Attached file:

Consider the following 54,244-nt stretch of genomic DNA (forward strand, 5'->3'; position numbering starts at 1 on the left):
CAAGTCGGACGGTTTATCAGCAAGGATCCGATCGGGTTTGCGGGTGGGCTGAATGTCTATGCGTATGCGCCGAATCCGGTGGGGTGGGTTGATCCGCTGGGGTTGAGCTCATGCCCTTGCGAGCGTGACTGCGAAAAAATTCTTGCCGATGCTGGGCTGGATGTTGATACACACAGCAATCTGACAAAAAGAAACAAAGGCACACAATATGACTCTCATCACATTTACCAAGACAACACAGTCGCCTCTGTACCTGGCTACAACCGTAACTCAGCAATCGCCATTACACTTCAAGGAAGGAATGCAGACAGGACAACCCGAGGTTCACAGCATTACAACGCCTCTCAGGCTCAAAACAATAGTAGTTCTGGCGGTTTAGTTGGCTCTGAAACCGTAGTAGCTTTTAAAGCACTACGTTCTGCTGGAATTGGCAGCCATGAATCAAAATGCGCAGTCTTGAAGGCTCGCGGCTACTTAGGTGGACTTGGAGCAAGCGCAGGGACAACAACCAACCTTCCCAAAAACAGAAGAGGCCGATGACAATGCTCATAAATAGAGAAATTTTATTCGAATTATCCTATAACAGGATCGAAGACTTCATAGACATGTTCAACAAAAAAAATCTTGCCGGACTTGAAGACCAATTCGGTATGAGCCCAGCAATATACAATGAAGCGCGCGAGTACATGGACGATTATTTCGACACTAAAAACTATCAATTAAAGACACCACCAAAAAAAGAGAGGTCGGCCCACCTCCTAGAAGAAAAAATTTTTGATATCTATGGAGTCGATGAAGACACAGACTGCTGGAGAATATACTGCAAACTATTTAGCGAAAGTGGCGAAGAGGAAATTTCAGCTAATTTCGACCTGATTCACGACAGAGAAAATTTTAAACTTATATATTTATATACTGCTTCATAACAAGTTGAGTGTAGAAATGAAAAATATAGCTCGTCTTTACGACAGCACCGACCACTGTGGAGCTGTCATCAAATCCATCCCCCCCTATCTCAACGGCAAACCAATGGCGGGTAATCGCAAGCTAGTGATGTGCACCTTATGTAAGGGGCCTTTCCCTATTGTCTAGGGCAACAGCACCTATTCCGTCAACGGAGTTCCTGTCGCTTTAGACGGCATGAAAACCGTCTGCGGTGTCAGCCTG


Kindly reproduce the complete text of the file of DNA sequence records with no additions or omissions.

Consider the following 54,244-nt stretch of genomic DNA (forward strand, 5'->3'; position numbering starts at 1 on the left):
CAAGTCGGACGGTTTATCAGCAAGGATCCGATCGGGTTTGCGGGTGGGCTGAATGTCTATGCGTATGCGCCGAATCCGGTGGGGTGGGTTGATCCGCTGGGGTTGAGCTCATGCCCTTGCGAGCGTGACTGCGAAAAAATTCTTGCCGATGCTGGGCTGGATGTTGATACACACAGCAATCTGACAAAAAGAAACAAAGGCACACAATATGACTCTCATCACATTTACCAAGACAACACAGTCGCCTCTGTACCTGGCTACAACCGTAACTCAGCAATCGCCATTACACTTCAAGGAAGGAATGCAGACAGGACAACCCGAGGTTCACAGCATTACAACGCCTCTCAGGCTCAAAACAATAGTAGTTCTGGCGGTTTAGTTGGCTCTGAAACCGTAGTAGCTTTTAAAGCACTACGTTCTGCTGGAATTGGCAGCCATGAATCAAAATGCGCAGTCTTGAAGGCTCGCGGCTACTTAGGTGGACTTGGAGCAAGCGCAGGGACAACAACCAACCTTCCCAAAAACAGAAGAGGCCGATGACAATGCTCATAAATAGAGAAATTTTATTCGAATTATCCTATAACAGGATCGAAGACTTCATAGACATGTTCAACAAAAAAAATCTTGCCGGACTTGAAGACCAATTCGGTATGAGCCCAGCAATATACAATGAAGCGCGCGAGTACATGGACGATTATTTCGACACTAAAAACTATCAATTAAAGACACCACCAAAAAAAGAGAGGTCGGCCCACCTCCTAGAAGAAAAAATTTTTGATATCTATGGAGTCGATGAAGACACAGACTGCTGGAGAATATACTGCAAACTATTTAGCGAAAGTGGCGAAGAGGAAATTTCAGCTAATTTCGACCTGATTCACGACAGAGAAAATTTTAAACTTATATATTTATATACTGCTTCATAACAAGTTGAGTGTAGAAATGAAAAATATAGCTCGTCTTTACGACAGCACCGACCACTGTGGAGCTGTCATCAAATCCATCCCCCCCTATCTCAACGGCAAACCAATGGCGGGTAATCGCAAGCTAGTGATGTGCACCTTATGTAAGGGGCCTTTCCCTATTGTCTAGGGCAACAGCACCTATTCCGTCAACGGAGTTCCTGTCGCTTTAGACGGCATGAAAACCGTCTGCGGTGTCAGCCTG